Majid Khan (in skull cap), the football player from Anantnag, who joined the Lashkar camps but later returned home.

Shamsher Chandel, The Hush Post: “A week is a long time not just in politics.” Till about a fortnight ago, Majid Irshad Khan’s goalkeeping skills were the talk of Anantnag. But his mind wasn’t able to find the centre that one needs to keep the ‘goal.’ There was a storm brewing inside, and the storm would oscillate his mind in a fragile manner like a leaf of spring foliage. Slowly, he changed the goalpost from inside the football field to the Laskhar terror camp and picked up the AK-47. Even the parents of this 20-year-old introvert didn’t know why, and that was the big question?

The answer is that his militant friend Yawar Nissar Shergujri was killed in an encounter in August with security forces. He participated in the funeral of Yawar in Anantnag and the tearful farewell was just the expression of what was going on in his mind. Ever since, whenever he kicked the football, his mind would wander and chase that ball in the backdrop of the blue Anantnag sky, till it grew as small as a cricket ball or may be a bullet. He kicked the ball several times, mindfully and mindlessly. And then he made the transition, from playing the ball to the bullet. On October 29, in a Facebook post, he hinted that he might join militants. And on November 9, he officially joined Lashkar-e-Toiba.

Let’s take a glance at Majid’s past. He was among the district toppers in class 10 and 12. In class 12, he topped the Commerce stream in the Government Boys’ High Secondary School in Anantnag. With the skills to block the best of the banana kicks, a good school record, coupled with a will to serve, he was part of an NGO involved in social work, Majid was fast becoming the poster boy of the town, who resembled English cricketer Ben Stokes.

And then this November 9th act of Majid, and the whole world changed for his parents. “It is the youth like these who create impressions on the youngsters. If he plays soccer, youngster will follow him, but if joins the   militant ranks the younger ones will do the same,” this coming back means a lot to a Kashmiri youngster. After his photograph appeared brandishing an AK-47, his mother Ayesha Begum made several appeals asking him to come back while his father suffered a minor cardiac attack. His friends made Facebook requests asking him to come back, says Gauhar Geelani, a keen watcher of Kashmir affairs. And then Mahmood Shah, a self-styled chief of LeT in J&K, said that Majid was ‘allowed’ to leave on his mother’s request.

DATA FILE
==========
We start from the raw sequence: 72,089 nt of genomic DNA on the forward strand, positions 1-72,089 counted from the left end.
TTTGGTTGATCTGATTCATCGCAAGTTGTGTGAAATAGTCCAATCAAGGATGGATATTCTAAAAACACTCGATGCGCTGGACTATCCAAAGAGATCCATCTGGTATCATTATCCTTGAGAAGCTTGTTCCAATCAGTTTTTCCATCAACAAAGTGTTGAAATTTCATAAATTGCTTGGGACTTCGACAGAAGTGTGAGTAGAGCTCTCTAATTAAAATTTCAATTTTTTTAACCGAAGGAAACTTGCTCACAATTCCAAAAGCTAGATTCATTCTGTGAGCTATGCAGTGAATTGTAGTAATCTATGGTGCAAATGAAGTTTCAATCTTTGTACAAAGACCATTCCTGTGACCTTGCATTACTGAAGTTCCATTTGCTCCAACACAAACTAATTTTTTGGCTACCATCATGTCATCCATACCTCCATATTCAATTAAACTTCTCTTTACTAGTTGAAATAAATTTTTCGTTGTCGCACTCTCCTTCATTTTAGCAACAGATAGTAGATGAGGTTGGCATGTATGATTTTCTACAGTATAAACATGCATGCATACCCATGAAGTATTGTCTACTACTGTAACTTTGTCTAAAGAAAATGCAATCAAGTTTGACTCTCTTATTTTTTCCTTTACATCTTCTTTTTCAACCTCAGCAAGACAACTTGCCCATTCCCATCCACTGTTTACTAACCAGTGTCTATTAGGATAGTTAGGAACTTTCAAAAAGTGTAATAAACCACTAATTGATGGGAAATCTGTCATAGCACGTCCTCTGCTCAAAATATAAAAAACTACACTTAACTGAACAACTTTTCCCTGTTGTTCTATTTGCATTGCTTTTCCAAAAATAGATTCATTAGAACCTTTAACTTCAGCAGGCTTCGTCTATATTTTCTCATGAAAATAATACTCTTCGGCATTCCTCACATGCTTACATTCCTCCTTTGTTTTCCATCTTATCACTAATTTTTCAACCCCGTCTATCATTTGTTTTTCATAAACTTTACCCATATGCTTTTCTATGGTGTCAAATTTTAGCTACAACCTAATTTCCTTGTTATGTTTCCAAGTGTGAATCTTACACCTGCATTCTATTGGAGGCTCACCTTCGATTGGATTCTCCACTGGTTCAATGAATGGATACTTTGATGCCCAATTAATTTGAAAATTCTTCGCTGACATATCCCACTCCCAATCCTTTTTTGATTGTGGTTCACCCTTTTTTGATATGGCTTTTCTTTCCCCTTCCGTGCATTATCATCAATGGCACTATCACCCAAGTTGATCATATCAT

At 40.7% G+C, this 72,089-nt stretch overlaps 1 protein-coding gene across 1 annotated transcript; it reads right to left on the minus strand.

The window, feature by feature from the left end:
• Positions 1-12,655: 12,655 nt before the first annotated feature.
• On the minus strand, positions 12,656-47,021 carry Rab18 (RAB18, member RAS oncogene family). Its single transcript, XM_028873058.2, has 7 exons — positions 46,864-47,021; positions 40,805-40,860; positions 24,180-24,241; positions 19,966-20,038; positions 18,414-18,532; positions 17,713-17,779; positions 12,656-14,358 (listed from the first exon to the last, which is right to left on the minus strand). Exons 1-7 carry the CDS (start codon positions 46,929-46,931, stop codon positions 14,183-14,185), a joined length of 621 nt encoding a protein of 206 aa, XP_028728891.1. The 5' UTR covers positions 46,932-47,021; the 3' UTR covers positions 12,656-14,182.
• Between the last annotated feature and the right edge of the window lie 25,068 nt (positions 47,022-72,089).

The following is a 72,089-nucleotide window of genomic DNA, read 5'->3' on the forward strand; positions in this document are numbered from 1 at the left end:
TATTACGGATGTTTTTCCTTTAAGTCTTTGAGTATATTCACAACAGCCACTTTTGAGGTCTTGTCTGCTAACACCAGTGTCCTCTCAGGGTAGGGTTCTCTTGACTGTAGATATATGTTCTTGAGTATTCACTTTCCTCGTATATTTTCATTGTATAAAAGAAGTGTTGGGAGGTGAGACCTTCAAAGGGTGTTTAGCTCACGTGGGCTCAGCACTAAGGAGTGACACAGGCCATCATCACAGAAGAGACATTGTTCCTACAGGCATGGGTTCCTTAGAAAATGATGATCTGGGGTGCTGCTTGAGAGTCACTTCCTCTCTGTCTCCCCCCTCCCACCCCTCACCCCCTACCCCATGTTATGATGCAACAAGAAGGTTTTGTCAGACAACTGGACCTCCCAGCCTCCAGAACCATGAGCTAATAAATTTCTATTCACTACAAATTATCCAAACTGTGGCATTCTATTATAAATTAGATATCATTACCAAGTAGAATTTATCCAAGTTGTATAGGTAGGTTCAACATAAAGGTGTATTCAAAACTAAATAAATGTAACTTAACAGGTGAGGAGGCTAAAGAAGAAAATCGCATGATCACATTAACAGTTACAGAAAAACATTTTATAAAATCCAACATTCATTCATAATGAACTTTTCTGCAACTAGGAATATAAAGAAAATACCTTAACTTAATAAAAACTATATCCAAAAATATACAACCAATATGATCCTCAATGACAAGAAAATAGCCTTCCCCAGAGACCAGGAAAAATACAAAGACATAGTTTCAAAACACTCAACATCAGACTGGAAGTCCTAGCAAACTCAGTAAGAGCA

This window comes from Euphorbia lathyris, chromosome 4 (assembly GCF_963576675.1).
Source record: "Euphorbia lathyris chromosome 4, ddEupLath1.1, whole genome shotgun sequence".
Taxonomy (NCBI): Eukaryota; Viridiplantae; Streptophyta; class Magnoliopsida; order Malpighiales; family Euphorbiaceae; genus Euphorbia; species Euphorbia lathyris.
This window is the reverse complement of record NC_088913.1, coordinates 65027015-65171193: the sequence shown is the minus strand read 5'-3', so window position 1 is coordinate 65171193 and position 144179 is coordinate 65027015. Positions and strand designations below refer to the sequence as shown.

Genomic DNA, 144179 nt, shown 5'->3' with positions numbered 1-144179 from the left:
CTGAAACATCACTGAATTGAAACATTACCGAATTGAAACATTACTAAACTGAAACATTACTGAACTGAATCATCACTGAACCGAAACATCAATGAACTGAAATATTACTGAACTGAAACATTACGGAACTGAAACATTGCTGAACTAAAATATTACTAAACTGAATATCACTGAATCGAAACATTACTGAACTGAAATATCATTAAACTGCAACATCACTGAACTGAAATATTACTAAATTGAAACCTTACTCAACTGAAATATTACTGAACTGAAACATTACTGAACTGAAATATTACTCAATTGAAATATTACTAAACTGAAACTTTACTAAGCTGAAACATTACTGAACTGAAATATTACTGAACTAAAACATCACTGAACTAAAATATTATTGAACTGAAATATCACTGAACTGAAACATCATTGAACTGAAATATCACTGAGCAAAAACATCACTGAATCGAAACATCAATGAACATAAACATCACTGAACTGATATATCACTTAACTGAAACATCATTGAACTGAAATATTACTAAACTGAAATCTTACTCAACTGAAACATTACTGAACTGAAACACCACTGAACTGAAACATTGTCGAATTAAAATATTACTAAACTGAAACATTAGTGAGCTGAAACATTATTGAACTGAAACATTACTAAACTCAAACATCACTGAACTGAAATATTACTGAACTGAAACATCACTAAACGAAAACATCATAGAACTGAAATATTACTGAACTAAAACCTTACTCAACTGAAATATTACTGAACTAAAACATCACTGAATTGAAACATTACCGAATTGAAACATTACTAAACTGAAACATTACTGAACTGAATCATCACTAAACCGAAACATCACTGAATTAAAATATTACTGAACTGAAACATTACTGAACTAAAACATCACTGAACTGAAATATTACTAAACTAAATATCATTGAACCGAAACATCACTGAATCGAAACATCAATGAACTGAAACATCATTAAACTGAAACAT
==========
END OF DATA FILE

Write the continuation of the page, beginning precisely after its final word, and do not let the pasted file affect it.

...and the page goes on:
In a place like Kashmir, ideologies can make or break friendship, turn a friend into a foe in a second. One moment you are bantering and the next moment you could kill each other. “If you are not with us, you are against us.” This ideology of creating a false binary can be harmful and polarising. But Majid’s boss of nine days, Mahmood Shah let him go on his mother’s appeal. And the Army and Police welcomed him back. A local journalist not wanting to get named said, “It is a strange marriage of two opposing ideologies – anti-India forces of militants and the Indian forces symbolising the Indian republic for a greater common good. This greater common good is not about Majid coming back to the mainstream, but what it augurs for the future. “Such surrenders have happened in the past. But today, because of social media, the wailing of the mother is a thousand times more projected,” said state police Chief SP Vaid. But more than anything else, Majid’s return is a benchmark of a first-ever non-cooperative, unspoken agreement between the security forces and the Kashmiri sentiment, a sentiment for life.


Indian football icon, Baichung Bhutia, has written to Jammu and Kashmir football association and has shown his desire to support Majid Khan in pursuing his football career.  Bhutia has offered Majid a training stint at one of the Bhaichung Bhutia Football Schools in New Delhi. “I was sad to read reports of Majid joining a terrorist organisation. Football has provided solace to many over the years and I feel he needs a platform to play and return to the game,” Bhutia said. “I want him to train under my coaches and then take it forward from there.” “Once you start kicking the ball again, you never know, your lives may just kick-off again. We want Majid to come back to normal life at the earliest,” Bhutia ended.


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